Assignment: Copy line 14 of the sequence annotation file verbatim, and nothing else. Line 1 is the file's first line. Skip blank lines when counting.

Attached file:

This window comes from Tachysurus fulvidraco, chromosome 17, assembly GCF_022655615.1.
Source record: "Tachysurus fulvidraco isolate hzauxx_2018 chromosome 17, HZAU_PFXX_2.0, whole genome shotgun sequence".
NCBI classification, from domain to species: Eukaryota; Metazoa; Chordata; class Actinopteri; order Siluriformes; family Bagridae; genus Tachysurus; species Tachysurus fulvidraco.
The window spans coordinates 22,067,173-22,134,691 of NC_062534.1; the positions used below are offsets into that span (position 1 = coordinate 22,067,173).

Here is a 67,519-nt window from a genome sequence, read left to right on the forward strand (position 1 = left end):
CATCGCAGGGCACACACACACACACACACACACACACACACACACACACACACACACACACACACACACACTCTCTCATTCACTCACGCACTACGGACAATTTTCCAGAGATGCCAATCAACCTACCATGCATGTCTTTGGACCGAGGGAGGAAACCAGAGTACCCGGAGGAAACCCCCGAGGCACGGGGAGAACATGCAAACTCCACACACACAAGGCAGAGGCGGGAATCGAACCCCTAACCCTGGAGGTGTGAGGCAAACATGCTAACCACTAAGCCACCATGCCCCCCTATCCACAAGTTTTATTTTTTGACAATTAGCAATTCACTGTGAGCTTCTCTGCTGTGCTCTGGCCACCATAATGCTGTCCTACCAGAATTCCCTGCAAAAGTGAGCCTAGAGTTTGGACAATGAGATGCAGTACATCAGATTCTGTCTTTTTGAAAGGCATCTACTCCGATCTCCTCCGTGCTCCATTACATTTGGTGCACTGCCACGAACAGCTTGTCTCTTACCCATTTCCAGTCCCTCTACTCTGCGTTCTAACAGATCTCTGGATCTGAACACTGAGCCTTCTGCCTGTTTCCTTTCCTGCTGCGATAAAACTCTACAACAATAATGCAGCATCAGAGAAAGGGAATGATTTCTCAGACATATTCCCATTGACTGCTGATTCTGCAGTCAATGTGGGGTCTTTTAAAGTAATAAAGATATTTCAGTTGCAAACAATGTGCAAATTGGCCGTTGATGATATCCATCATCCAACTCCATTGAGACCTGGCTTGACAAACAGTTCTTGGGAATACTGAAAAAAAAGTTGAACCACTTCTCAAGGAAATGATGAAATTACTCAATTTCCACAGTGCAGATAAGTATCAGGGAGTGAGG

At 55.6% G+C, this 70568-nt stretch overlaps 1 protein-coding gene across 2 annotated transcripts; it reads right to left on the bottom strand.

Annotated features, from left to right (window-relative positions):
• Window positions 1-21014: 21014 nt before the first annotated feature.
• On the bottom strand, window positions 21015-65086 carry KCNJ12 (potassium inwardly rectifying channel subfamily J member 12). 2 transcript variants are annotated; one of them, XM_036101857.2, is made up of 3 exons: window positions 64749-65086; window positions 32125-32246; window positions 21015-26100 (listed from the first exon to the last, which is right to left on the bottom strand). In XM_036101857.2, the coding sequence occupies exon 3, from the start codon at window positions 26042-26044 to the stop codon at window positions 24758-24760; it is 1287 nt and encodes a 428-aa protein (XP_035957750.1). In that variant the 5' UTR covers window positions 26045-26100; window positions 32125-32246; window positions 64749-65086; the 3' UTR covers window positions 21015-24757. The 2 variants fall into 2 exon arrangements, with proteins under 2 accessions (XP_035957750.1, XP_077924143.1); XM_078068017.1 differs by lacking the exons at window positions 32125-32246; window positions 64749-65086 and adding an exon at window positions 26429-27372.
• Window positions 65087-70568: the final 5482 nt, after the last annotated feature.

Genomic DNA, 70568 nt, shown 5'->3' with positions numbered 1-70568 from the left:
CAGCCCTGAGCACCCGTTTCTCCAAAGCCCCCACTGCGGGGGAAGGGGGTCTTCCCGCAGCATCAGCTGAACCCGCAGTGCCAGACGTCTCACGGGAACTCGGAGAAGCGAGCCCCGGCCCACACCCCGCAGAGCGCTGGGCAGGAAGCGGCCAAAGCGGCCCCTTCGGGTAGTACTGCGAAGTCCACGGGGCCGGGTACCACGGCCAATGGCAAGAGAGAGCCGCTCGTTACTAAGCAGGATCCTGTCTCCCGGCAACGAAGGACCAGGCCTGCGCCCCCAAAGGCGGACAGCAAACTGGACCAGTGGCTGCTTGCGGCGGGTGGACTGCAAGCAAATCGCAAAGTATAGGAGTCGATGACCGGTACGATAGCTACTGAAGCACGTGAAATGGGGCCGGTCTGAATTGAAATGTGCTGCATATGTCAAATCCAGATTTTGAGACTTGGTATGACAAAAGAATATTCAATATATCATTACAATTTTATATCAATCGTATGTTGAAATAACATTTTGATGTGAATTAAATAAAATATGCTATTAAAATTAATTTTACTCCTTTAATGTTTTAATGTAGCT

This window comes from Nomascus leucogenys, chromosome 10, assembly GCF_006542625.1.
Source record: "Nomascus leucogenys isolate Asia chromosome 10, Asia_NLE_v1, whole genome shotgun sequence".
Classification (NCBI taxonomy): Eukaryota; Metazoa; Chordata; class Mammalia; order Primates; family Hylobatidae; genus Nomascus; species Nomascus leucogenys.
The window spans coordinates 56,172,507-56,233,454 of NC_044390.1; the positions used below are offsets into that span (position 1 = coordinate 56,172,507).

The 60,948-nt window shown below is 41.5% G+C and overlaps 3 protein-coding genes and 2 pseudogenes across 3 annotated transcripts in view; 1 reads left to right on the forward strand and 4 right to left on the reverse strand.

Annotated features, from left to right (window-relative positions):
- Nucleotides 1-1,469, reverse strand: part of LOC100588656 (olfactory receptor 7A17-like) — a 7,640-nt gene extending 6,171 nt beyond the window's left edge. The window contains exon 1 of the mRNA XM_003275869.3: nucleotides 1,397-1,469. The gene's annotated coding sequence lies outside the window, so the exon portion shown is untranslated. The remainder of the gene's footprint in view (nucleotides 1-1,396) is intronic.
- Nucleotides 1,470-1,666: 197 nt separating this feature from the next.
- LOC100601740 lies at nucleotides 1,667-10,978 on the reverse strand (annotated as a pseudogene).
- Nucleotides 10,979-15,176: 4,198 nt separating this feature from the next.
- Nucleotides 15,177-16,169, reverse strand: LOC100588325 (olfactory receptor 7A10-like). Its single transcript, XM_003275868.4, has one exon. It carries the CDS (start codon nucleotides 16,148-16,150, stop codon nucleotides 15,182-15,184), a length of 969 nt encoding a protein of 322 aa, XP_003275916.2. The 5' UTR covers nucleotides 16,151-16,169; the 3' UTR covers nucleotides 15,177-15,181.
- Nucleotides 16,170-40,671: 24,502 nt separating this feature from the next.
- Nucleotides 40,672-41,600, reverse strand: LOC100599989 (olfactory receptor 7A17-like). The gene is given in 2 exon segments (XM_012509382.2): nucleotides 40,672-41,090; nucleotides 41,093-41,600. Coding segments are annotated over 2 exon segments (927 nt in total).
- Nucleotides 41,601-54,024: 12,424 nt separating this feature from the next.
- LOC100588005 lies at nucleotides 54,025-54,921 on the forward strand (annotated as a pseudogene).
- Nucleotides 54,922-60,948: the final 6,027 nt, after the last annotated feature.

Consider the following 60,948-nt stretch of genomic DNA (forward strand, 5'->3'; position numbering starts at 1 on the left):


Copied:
This window comes from Nomascus leucogenys, chromosome 10, assembly GCF_006542625.1.